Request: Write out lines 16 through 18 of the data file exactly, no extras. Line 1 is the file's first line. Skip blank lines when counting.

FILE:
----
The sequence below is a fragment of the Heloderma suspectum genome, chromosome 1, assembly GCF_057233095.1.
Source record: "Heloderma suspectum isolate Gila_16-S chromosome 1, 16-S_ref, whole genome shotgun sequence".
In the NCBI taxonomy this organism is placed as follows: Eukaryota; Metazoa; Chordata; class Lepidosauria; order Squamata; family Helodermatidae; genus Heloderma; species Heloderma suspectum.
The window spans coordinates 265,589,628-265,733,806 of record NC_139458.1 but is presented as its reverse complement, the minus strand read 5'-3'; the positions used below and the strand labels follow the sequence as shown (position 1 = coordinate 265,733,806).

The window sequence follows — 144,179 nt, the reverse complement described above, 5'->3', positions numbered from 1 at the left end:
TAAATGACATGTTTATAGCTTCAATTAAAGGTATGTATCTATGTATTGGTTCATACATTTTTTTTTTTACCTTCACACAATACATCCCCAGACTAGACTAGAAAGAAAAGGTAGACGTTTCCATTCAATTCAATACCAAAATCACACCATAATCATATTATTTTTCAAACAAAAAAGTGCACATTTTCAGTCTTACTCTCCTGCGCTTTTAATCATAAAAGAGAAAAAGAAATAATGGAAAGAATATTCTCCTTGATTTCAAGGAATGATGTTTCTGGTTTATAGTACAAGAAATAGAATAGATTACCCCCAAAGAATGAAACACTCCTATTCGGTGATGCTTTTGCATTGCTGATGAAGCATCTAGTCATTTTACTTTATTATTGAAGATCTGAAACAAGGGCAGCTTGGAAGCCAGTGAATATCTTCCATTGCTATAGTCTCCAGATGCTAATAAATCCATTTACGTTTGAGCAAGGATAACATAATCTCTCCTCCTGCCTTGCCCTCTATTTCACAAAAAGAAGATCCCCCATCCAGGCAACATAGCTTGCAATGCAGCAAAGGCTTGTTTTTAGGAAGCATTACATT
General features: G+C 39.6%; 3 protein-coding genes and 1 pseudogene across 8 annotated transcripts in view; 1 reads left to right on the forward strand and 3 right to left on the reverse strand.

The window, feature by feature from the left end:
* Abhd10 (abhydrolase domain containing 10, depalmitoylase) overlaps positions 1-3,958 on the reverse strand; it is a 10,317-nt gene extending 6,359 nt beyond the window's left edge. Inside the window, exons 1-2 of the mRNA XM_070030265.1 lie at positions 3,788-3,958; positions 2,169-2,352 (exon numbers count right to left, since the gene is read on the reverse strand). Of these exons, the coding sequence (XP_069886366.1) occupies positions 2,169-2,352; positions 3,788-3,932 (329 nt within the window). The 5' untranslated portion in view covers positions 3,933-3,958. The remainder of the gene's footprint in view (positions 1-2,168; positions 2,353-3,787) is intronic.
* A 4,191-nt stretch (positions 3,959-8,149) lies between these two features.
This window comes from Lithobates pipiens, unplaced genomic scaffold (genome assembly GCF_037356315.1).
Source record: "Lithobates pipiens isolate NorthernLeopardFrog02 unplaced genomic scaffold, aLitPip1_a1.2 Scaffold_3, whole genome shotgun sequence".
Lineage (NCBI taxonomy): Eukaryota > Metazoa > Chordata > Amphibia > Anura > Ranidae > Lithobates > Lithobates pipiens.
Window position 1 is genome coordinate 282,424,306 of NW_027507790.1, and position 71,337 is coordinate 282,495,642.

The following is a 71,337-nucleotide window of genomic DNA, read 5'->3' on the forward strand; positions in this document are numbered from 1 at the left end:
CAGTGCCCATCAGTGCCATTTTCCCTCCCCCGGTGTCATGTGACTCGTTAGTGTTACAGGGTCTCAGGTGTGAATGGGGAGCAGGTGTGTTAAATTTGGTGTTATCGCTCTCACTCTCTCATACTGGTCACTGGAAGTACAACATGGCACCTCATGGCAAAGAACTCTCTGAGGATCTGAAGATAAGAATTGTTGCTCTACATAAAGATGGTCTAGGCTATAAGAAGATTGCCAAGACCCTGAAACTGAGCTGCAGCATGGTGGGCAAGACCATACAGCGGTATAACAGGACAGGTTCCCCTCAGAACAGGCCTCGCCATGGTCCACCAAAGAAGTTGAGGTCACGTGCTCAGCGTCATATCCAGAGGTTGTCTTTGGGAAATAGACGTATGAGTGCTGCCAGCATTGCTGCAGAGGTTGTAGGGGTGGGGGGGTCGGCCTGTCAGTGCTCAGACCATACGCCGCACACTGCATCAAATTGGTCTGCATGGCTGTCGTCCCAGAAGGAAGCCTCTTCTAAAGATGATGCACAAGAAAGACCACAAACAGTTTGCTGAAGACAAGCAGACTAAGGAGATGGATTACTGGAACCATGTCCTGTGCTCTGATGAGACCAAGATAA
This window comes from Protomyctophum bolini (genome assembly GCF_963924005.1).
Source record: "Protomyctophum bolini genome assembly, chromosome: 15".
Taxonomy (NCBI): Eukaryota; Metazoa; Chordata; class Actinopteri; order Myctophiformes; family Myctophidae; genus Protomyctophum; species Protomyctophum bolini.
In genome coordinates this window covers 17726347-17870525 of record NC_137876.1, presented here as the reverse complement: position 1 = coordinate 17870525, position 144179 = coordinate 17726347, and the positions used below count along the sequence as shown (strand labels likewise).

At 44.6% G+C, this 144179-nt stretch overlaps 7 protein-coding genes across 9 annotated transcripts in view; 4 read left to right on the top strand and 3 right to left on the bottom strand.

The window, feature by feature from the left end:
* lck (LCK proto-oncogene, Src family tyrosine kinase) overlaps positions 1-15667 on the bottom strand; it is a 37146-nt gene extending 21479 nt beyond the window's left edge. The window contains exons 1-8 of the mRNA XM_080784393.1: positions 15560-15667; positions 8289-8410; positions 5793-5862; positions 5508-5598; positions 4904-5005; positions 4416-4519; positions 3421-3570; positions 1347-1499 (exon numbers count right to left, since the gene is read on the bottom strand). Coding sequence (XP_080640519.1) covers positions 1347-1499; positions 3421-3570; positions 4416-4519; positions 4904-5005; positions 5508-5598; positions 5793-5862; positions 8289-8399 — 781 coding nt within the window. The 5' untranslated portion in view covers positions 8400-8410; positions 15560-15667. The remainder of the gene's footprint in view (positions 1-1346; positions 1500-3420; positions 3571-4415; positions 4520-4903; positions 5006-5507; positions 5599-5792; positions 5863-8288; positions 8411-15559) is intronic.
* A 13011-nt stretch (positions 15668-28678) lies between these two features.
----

CAGTGCCCATCAGTGCCATTTTCCCTCCCCCGGTGTCATGTGACTCGTTAGTGTTACAGGGTCTCAGGTGTGAATGGGGAGCAGGTGTGTTAAATTTGGTGTTATCGCTCTCACTCTCTCATACTGGTCACTGGAAGTACAACATGGCACCTCATGGCAAAGAACTCTCTGAGGATCTGAAGATAAGAATTGTTGCTCTACATAAAGATGGTCTAGGCTATAAGAAGATTGCCAAGACCCTGAAACTGAGCTGCAGCATGGTGGGCAAGACCATACAGCGGTATAACAGGACAGGTTCCCCTCAGAACAGGCCTCGCCATGGTCCACCAAAGAAGTTGAGGTCACGTGCTCAGCGTCATATCCAGAGGTTGTCTTTGGGAAATAGACGTATGAGTGCTGCCAGCATTGCTGCAGAGGTTGTAGGGGTGGGGGGGTCGGCCTGTCAGTGCTCAGACCATACGCCGCACACTGCATCAAATTGGTCTGCATGGCTGTCGTCCCAGAAGGAAGCCTCTTCTAAAGATGATGCACAAGAAAGACCACAAACAGTTTGCTGAAGACAAGCAGACTAAGGAGATGGATTACTGGAACCATGTCCTGTGCTCTGATGAGACCAAGATAA
This window comes from Protomyctophum bolini (genome assembly GCF_963924005.1).
Source record: "Protomyctophum bolini genome assembly, chromosome: 15".